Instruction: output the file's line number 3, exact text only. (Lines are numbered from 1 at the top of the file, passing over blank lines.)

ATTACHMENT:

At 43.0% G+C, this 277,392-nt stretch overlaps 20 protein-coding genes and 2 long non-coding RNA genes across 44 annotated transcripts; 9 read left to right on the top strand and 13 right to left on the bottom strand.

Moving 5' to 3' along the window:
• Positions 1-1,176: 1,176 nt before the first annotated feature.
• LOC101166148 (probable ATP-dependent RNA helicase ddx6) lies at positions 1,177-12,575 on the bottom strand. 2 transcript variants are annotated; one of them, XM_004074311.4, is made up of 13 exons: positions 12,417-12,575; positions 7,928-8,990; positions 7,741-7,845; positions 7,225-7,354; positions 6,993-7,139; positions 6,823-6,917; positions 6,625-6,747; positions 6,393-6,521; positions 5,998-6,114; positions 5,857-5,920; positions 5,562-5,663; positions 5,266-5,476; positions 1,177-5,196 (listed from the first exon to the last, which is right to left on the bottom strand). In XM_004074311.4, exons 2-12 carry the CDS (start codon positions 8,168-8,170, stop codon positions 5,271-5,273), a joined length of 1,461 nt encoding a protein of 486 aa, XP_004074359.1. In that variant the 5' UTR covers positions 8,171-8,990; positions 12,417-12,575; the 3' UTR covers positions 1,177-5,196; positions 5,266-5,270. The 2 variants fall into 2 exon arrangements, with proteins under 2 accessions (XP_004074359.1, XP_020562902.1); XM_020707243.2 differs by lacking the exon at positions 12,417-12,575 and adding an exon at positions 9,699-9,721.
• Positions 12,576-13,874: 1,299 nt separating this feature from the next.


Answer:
• Positions 1-1,176: 1,176 nt before the first annotated feature.